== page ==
Supporting the enemy

Throughout the 1930s and ‘40s, support in the US for Germany and Nazi ideology was more extensive than generally known.

CHARLES LINDBERGH speaks at an ‘America First’ rally in Fort Wayne, Indiana, in 1941. (photo credit: Wikimedia Commons)
CHARLES LINDBERGH speaks at an ‘America First’ rally in Fort Wayne, Indiana, in 1941.
(photo credit: Wikimedia Commons)
Support for Nazism in a post-World War I-weary America was far more extensive than previously realized. In his new book, Hitler’s American Friends: The Third Reich’s Supporters in the United States, Bradley W. Hart reveals the sizable network of Nazi sympathizers, spies and supporters in the US during the 1930s and early 1940s.
Using newly available archives, Hart, an assistant professor at California State University, Fresno, reveals how key figures in US government, business, academia and the priesthood – along with German Americans – aspired to bring Nazi ideology to the US and keep the country out of World War II.
Hart pores through unsealed archives and personal papers to tell the story of Hitler’s domestic advocates. Prominent isolationist groups – the German American Bund, the Friends of the New Germany, the Silver Legion and the America First Committee – politicians, corporations and universities, plus leaders such as industrialist Henry Ford, famed aviator Charles Lindbergh and celebrity priest Father Charles Coughlin, endeavored to advance Nazi ideology and cultivate support for the Third Reich in America. These individuals and entities not only pushed for isolationism and neutrality, they also distributed German propaganda, some with assistance from the German Embassy in Washington and German agents within the US.
Between 1933 and 1935, the Friends of New Germany – with an armed wing that engaged in brawls and painted swastikas on Manhattan synagogues – recruited 5,000 members, established two newspapers, and founded branches in five cities. After US authorities targeted the group’s leader for deportation, the group’s prominence was replaced by the German American Bund, with members largely drawn from recent German immigrants.
Bund members saluted each other with “Heil Hitler,” adorned their events with swastikas, and goose-stepped like storm troopers. They avowed they were of “Aryan descent, free from Jewish or Colored Blood,” and adopted the slogan “Free America,” meaning an America free of Jewish influence. They spread throughout the East, Midwest and West, and established chapters in nearly every major city, attracting 10,000 to 30,000 members and 100,000 sympathizers. The Bund’s youth division held Nazi-themed summer camps modeled after Hitler Youth that attracted 7,200 campers in at least 15 US locations. The organization ended after its leader was convicted in 1939 of embezzlement and his successor was deemed a Nazi spy.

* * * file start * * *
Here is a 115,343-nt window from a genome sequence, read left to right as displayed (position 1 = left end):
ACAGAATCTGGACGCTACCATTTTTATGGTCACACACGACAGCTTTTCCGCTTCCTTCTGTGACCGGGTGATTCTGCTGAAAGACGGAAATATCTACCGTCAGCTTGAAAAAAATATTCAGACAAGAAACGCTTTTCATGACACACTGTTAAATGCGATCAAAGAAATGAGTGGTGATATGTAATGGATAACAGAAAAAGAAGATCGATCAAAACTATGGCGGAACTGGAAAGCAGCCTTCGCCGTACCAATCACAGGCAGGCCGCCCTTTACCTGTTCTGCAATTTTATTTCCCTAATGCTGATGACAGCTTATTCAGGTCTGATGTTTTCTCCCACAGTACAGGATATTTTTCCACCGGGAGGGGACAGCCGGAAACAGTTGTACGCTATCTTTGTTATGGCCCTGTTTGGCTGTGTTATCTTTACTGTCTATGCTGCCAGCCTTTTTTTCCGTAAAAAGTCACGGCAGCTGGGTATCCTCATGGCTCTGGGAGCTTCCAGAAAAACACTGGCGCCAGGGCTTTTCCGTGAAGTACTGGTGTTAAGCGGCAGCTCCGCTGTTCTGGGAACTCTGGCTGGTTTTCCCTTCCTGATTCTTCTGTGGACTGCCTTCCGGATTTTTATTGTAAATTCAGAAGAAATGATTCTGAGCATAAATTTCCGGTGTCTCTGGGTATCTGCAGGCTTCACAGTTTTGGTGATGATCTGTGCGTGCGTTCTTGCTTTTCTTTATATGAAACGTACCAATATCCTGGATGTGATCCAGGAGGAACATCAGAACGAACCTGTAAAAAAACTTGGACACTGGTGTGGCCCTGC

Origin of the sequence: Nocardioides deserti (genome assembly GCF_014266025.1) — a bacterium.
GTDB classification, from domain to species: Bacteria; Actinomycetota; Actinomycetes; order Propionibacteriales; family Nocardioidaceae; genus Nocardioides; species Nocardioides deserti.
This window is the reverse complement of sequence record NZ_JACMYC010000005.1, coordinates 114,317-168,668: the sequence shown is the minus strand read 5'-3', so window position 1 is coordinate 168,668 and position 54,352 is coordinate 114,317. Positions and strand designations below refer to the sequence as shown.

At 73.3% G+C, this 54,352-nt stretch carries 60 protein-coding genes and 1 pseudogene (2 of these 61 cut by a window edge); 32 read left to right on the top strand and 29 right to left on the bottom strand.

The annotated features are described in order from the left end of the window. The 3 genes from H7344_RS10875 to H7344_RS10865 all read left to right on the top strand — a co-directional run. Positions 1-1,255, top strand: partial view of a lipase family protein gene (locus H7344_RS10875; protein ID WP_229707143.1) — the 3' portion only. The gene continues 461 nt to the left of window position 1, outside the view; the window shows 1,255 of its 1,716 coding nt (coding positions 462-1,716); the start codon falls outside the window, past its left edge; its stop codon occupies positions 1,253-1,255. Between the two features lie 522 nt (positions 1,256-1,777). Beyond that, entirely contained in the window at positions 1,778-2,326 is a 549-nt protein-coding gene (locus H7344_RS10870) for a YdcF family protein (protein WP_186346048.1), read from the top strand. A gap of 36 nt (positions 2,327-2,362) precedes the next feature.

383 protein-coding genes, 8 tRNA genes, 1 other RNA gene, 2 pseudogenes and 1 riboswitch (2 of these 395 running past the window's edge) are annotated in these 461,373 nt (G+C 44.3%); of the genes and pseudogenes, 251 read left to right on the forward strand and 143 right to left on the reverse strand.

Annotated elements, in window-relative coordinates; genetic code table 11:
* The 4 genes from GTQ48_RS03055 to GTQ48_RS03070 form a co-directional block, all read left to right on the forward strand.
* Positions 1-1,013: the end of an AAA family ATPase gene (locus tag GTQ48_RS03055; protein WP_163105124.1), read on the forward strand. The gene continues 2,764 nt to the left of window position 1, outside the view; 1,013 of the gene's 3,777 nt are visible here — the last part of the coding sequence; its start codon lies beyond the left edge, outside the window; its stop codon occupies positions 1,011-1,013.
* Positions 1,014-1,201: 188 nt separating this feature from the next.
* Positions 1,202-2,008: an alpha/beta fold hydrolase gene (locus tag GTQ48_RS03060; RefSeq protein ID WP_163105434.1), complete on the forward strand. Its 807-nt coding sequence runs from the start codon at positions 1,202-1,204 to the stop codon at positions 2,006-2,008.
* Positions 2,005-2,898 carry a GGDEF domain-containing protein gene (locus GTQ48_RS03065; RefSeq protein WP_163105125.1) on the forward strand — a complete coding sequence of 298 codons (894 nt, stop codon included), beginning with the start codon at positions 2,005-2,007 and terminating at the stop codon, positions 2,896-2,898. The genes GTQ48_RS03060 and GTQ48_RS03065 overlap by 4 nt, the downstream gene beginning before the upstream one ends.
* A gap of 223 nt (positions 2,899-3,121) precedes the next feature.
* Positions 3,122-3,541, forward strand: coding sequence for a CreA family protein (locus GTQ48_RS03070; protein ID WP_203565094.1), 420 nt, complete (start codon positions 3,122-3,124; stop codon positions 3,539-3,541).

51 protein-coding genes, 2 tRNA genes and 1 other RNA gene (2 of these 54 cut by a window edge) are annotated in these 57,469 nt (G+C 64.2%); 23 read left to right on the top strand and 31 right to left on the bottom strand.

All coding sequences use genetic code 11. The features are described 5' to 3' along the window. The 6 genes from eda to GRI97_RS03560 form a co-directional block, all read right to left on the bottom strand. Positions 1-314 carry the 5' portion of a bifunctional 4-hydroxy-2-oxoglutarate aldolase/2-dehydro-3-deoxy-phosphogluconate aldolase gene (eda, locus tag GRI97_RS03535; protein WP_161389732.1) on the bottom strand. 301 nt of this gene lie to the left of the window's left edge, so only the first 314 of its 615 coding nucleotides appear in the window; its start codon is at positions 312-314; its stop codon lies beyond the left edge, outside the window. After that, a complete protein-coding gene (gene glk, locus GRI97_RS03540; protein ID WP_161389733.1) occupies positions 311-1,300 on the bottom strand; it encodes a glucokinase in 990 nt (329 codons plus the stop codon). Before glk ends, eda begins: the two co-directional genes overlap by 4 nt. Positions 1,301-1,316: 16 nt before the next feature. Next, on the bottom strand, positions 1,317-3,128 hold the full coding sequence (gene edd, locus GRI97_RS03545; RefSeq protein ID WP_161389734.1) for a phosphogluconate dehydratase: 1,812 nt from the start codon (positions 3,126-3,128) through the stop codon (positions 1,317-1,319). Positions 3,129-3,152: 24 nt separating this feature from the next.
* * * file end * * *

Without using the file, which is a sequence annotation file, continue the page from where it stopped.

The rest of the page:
The Silver Legion’s national chapters totaled about 15,000 members, mostly of British and German background. The German American Bund was secretive, but the Silver Legion openly sought to bring fascism to the US and rid the nation of Jewish and communist oppression. The Legion allied with the Bund and the Ku Klux Klan, accepting men and women who weren’t Jewish or black.
Lindbergh led the America First Committee, the best-known group that supported Hitler. Founded in late 1940, the Committee opposed Roosevelt’s attempts to aid the British and prepare the US to enter the conflict. It was operated by some of the country’s most powerful anti-Jewish, anti-British, anti-Roosevelt and anti-New Deal business interests and succeeded in attracting politicians and business leaders to its ranks. By 1941, nearly every major US city had at least one chapter. At its peak, the organization boasted 800,000 members. A British intelligence officer called the America First Committee “the most effective weapon at the disposal of the enemy for keeping the United States out of the war.”